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2020 NBA Draft: Anthony Edwards, far and away, leads the best shooting guard prospects

2020 NBA Draft: Anthony Edwards, far and away, leads the best shooting guard prospects

The Washington Wizards are likely to have a lottery pick in the 2020 NBA Draft. Here is a look at the five best point guard prospects in this year's class and how they would fit with the Wizards with analysis from NBC Sports Washington's Chase Hughes and Tyler Byrum...

1. Anthony Edwards

Team: Georgia
Age: 18
Height: 6-5
Weight: 225
Wingspan: 6-9

2019/20 stats: 32 G, 19.1 ppg, 5.2 rpg, 2.8 apg, 1.3 spg, 0.6 bpg, 40.2 FG% (6.3/15.8), 29.4 3PT% (2.3/7.7), 77.2 FT%

Player comparison: Victor Oladipo, Donovan Mitchell

Projections: NBC Sports Washington 1st, Sports Illustrated 1st, Ringer 1st, NBADraft.net 1st, Bleacher Report 1st

Fit with Wizards: As a guard that could instantly be thrust into an NBA rotation, the Washington Wizards would not necessarily be the best fit for Edwards. He would still be behind John Wall and Bradley Beal in the lineup and likely only see the court with that duo in a small lineup. However, if the ping-pong balls bounce the way of Washington or somehow he inexplicably falls to the Wizards, they have to take him. 

Of the entire class, is he the best prospect. Not only does he have a high floor, but his upside could have him as a potential franchise player further down the road.

Defensively, he would be a nice addition to their perimeter coverage and would be another big transition threat. Edwards' high motor and physique make him essentially a brick wall for guards to find an opening. 

Scott Brooks' up-tempo offense fits with Edwards' game. And the most enticing element is that Edwards is fine being off the ball. That's exactly what Washington would need with Wall, Beal, Davis Bertans and Rui Hachimura needing their offensive touches. Edwards would keep defenders honest and draw plenty of attention on every drive in the post. Positionally, he rebounds well and could fill in some gaps on the boards, but he wouldn't address the full team issue. - Byrum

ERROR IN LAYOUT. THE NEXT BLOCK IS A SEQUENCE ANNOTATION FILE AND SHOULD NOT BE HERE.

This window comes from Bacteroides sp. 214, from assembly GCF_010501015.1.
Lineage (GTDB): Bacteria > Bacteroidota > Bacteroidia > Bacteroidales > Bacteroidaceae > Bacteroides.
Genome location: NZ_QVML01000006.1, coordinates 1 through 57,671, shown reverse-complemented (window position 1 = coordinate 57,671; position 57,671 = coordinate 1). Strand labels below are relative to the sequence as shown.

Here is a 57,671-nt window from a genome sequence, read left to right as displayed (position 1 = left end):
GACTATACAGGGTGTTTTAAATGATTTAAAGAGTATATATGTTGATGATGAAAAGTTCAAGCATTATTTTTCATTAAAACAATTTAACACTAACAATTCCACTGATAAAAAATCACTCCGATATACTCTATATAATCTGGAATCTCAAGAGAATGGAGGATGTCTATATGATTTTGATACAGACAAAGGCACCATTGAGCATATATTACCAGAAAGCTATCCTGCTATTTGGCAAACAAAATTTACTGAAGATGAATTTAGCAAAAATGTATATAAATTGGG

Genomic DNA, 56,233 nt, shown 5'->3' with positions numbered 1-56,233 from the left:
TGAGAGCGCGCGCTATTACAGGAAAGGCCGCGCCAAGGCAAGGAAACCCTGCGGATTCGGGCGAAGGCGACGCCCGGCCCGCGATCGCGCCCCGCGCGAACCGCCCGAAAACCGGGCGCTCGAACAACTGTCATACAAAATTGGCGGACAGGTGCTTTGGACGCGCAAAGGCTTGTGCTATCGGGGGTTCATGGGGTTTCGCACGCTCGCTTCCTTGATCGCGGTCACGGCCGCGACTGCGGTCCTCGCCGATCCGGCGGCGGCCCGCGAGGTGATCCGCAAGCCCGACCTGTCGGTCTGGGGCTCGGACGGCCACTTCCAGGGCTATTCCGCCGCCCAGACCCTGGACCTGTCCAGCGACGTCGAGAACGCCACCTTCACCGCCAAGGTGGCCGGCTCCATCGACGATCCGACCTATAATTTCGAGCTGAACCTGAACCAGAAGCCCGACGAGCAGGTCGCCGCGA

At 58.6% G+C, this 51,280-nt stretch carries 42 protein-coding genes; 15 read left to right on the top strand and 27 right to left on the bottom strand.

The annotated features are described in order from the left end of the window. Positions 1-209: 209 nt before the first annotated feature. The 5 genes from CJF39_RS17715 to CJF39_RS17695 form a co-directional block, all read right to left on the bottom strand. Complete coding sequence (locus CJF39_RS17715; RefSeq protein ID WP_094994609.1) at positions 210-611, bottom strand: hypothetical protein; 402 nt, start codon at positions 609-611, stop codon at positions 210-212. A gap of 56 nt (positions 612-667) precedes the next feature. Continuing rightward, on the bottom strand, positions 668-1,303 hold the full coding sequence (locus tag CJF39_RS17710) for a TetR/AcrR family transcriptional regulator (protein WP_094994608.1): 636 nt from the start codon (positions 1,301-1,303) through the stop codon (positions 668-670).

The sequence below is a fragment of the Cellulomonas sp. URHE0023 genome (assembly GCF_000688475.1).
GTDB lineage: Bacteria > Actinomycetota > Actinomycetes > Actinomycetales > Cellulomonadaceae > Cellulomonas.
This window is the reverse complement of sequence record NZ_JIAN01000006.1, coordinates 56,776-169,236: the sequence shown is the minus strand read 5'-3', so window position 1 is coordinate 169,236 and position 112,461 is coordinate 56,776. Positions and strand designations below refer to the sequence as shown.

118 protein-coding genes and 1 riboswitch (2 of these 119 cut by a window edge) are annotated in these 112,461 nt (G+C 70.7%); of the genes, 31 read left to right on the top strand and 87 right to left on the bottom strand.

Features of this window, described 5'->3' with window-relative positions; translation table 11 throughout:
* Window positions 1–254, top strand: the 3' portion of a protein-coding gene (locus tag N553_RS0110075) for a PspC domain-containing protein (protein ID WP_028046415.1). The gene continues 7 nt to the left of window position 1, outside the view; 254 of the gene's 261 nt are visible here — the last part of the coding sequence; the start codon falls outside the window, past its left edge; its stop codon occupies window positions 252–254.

2. Tyrese Maxey

Team: Kentucky
Age: 19
Height: 6-3
Weight: 198
Wingspan: 6-6

2019/20 stats: 31 G, 34.5 mpg, 14.0 ppg, 4.3 rpg, 3.2 apg, 0.9 spg, 0.4 bpg, 42.7 FG% (4.8/11.3), 29.2 3PT% (1.1/3.6), 83.3 FT%

Player comparison: Kyle Lowry, less-accurate Tyler Herro

Projections: NBC Sports Washington 12th, Sports Illustrated 10th, Ringer 8th, NBADraft.net 21st, Bleacher Report 13th

Fit with Wizards: The Wizards have to assume they already have their version of Maxey in Bradley Beal and Troy Brown Jr. Playmaking off-the-ball guards who also have a background as facilitators. There are much bigger areas of need for the team, especially in the post, finding a long-term back-up point guard and wing depth. 

None of those holes would be where Maxey would fit on the team. Still, a team can never have too many competent ballhandlers that can score.

Maxey would just add another piece to where Washington already has a strength.

He would be an improvement for the Wizards' defensive efforts. Maxey has a high basketball IQ that makes him a phenomenal off-ball defender. However, he is limited in how he cannot guard well enough outside of the guard position. 

Like many of the other top-end lottery prospects, he could likely contribute from day one and make the roster for the new season. Assuming Beal and John Wall are relied on in the same capacity from Scott Brooks though, Maxey would be buried down the depth chart. A lot of his offensive upside is dependent on his touches because his numbers don't exactly jump off the page. Washington would likely want him to shore up his shooting motion as well before giving him meaningful minutes.

If the Wizards are picking ninth or higher, there really doesn't appear to be a scenario where they take the Kentucky SG. There are just too many other immediate needs that can be addressed. - Byrum



3. RJ Hampton

Team: New Zealand Breakers
Age: 19
Height: 6-5
Weight: 185
Wingspan: 6-7

2019/20 stats: 15 G, 20.6 mpg, 8.8 ppg, 10.8 rpg, 3.9 apg, 1.1 spg, 0.3 bpg, 40.7 FG% (3.3/8.2), 29.5 3PT% (0.9/2.9), 67.9 FT%

Player comparison: Dante Exum, O.J. Mayo

Projections: NBC Sports Washington 13th, Sports Illustrated 14th, Ringer 12th, NBADraft.net 17th, Bleacher Report 12th

Fit with Wizards: Hampton is one of the several point/ combo guards whose talent level has them scattered around the first round. Hampton is not among the top tier of guards in this year's class but does offer a mid-round option for a team to take a chance on a playmaker that already has shooting fundamentals. 

Of course, the Wizards are not in need of a two-guard whose role would just be limited to Bradley Beal's backup. Hampton does not have the positional flexibility to fill into other roles and is too small to space the court with John Wall and Beal at the same time. 

Likely he is a depth piece, which is not what Washington needs with their first-round pick. Even from a preparedness level, Hampton might need a year or two to fully develop into his frame and to improve his shooting numbers.